Developing the ‘why’ of your presentations to ensure you achieve maximum impact

If you have five seconds to spare today, just ask yourself one quick question: How often have you sat through a lecture or public presentation and not known WHY you were there? WHY you were listening? WHAT was the point? Importantly: Did the speaker tell you at the start of the presentation WHY you should listen to their talk?


I would bet that most of the presentations you’ve watched recently will have started with a series of slides that show a title and an outline for the talk, but that the speaker did not actually tell you WHY you should give up your time to listen. This is a basic mistake that is very often made when people give presentations of all kinds: Please remember that if you start your talks by telling people WHY they should listen, and what they can expect to gain, then you will very quickly capture their attention and energise them. Your audience will be much more attentive and will want to be there, as they will understand immediately that they are going to gain some useful information, which will perhaps help to advance their careers or develop their education. This is the point: The reason WHY.


I often used to use this trick when presenting lectures to students as part of university courses. I’d start the presentation with a teaser, something like: ‘Don’t forget you’ve got your exams coming up at the end of the semester. The material in this lecture would make a great exam question and so I’d pay close attention if I were you’. Although it’s easy to give your audience a clear reason to pay attention at the start, I’m sure you’ll also agree with me that actually most presenters don’t: they concentrate on content and structure without engaging with people directly. This is a mistake.


It’s a good idea to structure your talks with a series of slides at the start that (i) give the title of the presentation, (ii) outline the structure of the presentation, and finally (iii) tell the audience WHY they should listen. You could then follow your structure (ii) presenting your core content in the main body of your talk before then repeating slides (ii) and (iii) again at the end to reinforce your learning outcomes. This is a very effective approach. I once watched an interview on TV with a well-known American preacher and he said the same: tell people what you are going to say, then say it, and then tell them again at the end. Audiences appreciate being told at the beginning and end of a presentation what they can expect, and what they should learn. Keep it simple. And don’t forget the WHY of your presentations to make sure you energise people and keep them interested in what you have to say. Frame your message in terms of what they will gain from your talk.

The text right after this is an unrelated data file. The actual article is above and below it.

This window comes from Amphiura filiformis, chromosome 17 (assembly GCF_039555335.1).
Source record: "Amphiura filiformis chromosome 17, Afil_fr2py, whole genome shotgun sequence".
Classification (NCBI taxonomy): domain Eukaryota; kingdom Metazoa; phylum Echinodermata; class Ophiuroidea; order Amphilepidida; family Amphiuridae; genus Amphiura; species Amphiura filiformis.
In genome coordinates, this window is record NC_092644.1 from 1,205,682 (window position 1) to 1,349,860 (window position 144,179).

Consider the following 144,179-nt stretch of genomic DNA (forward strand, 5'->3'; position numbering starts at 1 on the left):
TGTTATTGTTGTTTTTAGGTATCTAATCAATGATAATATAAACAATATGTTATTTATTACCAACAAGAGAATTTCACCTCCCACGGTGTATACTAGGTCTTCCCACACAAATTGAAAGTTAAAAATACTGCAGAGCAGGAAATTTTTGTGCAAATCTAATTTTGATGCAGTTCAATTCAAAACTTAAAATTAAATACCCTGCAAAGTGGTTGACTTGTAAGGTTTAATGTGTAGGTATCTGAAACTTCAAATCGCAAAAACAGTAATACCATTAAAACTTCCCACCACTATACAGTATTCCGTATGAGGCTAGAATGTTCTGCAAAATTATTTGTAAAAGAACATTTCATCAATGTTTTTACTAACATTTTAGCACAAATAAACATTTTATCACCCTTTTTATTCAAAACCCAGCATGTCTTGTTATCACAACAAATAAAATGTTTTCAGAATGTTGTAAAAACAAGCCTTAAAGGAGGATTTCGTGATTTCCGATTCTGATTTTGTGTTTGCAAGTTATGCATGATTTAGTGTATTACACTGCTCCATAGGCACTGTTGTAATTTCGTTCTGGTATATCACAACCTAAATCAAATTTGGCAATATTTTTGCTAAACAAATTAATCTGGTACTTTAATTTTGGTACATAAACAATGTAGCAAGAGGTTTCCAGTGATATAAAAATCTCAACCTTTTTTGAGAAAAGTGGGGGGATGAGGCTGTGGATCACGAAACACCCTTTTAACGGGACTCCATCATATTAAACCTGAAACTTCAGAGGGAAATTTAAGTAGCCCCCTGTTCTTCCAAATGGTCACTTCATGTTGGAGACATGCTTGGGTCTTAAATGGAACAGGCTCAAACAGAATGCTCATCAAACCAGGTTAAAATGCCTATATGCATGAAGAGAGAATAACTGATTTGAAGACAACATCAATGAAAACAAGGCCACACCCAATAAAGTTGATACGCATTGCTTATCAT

Finally, of course, don’t forget about timing your talk. A golden rule of thumb is one slide per minute for an effective presentation. The content I’ve already outlined in this article makes up five slides – (i), (ii), (iii), (ii), and (iii) again – that’s already five minutes of presenting time, more-or-less, and you haven’t delivered any of your core content. Well worth bearing in mind when putting together talks. We teach effective presentation skills in our Charlesworth Knowledge workshops which can be booked via institutions. Why not get in touch with one of our team for more information?


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